Speaking of illogicalities, I thought that it was rather odd, to say the least, that, at the opening of the Glasgow Commonwealth Games, the national anthem played was “God Save the Queen”. Now, it is true that the Queen, as the titular head of the Commonwealth (no longer the “Empire”, though there are those persons and institutions who would not acknowledge this fact), was present and took part in the opening ceremony by reading her greeting to the event,. However, these Commonwealth Games were not a United Kingdom event. They were the Scottish Games; Scotland was the host nation.
Therefore, should it not have been the case that the Scottish national anthem, “Flower of Scotland”, be played at the opening ceremony? Indeed, ought it not to be the case that, wherever the Commonwealth Games are held, the host nation’s national anthem is played at the opening occasion? That would remove any lingering thoughts about empire and deference to any one nation or head of state.
To return for a moment to Blake’s poem “And did those feet in ancient time”. It is a short poem from the preface to his epic “Milton, a Poem”, one of a collection of writings known as the “Prophetic Books”. It is worthwhile, and appropriate, to quote the poem in full:
And did those feet in ancient time, walk upon England’s mountains green? And was the holy Lamb of God, on England’s pleasant pastures seen?
And did the Countenance Divine, shine forth upon our clouded hills? And was Jerusalem builded here, among these dark satanic mills?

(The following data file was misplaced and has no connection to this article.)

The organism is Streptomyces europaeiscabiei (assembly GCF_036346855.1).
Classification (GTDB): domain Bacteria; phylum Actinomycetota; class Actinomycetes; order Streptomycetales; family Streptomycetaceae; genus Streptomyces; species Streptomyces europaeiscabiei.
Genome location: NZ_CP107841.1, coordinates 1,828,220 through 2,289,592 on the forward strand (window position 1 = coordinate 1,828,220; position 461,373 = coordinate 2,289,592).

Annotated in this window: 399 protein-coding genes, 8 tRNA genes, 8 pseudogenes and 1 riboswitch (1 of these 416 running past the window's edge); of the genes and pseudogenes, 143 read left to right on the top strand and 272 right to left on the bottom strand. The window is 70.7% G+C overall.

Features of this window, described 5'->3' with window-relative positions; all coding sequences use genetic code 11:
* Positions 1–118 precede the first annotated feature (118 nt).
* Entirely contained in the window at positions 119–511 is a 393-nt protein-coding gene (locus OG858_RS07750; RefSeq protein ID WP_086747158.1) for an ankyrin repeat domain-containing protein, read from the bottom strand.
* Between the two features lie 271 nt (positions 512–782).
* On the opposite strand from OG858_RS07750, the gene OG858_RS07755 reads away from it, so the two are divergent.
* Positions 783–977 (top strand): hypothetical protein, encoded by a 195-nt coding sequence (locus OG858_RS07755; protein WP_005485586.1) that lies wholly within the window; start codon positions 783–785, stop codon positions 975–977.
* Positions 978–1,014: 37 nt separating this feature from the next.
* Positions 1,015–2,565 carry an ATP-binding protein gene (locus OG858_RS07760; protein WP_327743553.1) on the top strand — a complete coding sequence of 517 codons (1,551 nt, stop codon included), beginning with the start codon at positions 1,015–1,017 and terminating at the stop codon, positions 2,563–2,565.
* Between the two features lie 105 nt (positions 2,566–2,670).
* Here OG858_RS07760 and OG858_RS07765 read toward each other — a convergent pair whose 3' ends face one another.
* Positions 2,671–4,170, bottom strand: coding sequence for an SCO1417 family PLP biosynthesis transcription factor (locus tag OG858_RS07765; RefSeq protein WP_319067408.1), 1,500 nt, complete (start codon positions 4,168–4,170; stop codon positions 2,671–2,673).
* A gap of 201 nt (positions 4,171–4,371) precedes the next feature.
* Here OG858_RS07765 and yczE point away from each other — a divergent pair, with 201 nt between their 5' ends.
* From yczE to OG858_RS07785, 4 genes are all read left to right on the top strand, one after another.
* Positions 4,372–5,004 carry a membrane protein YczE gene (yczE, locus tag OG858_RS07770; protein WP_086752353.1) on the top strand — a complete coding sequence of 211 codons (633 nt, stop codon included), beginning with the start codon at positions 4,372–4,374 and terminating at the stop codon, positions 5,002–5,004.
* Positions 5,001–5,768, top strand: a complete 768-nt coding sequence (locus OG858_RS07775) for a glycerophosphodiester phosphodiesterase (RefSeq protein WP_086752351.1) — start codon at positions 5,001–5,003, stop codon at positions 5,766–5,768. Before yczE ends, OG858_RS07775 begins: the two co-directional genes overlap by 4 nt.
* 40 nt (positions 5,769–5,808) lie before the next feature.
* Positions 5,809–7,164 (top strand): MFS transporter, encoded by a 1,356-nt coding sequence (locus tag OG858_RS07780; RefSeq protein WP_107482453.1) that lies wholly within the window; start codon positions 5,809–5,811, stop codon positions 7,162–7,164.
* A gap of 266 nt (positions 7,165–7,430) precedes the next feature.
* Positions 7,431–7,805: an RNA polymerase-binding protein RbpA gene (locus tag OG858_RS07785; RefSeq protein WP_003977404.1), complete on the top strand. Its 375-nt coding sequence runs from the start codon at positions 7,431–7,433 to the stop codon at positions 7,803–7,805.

Bring me my bow of burning gold! Bring me my arrows of desire! Bring me my spear! O clouds, unfold! Bring me my chariot of fire!
I will not cease from mental fight, nor shall my sword sleep in my hand, Till we have built Jerusalem, in England’s green and pleasant land.
The poem was inspired by the apocryphal story that a young Jesus of Nazareth, accompanied by Joseph of Arimathea, a tin merchant, travelled to what is now England and visited Glastonbury during what is regarded as his “unknown years”. The legend is linked to an idea in the Book of Revelation (3:12 and 21:2) describing a Second Coming of Jesus, wherein he establishes a “New Jerusalem”.
The Christian church in general and the English Church in particular, have long used Jerusalem as a metaphor for Heaven, a place of universal love and peace.
In the most common interpretation of the poem, Blake implies that a visit by Jesus would briefly create heaven in England, in contrast to the “dark Satanic Mills” of the Industrial Revolution. Blake’s poem asks four questions (see the first half of the poem) rather than asserting the historical truth of Christ’s visit. Therefore, the poem is not implying that Jesus actually visited England during his lifetime (or since), rather, it is a critique of the conditions of industrial England that a divine visit would have encountered and wished to overturn.
(Incidentally, the final stanza, “Bring me my chariots of fire!” was used as the title of the award-winning British film “Chariots of Fire”. The movie’s narrative was about the British team who went to the 1924 Paris Olympic Games. It had a sub-theme which juxtaposed the religious principle of opposing the playing of sport on the Sabbath with national duty).
Against the political and economic background of today’s England, the question needs to be asked that, if Jerusalem were to become England’s national anthem, then to what extent would contemporary England be a reflection, or otherwise, of what William Blake had in mind? If those clouds above England were to open would there be showers of gold or chariots of fire?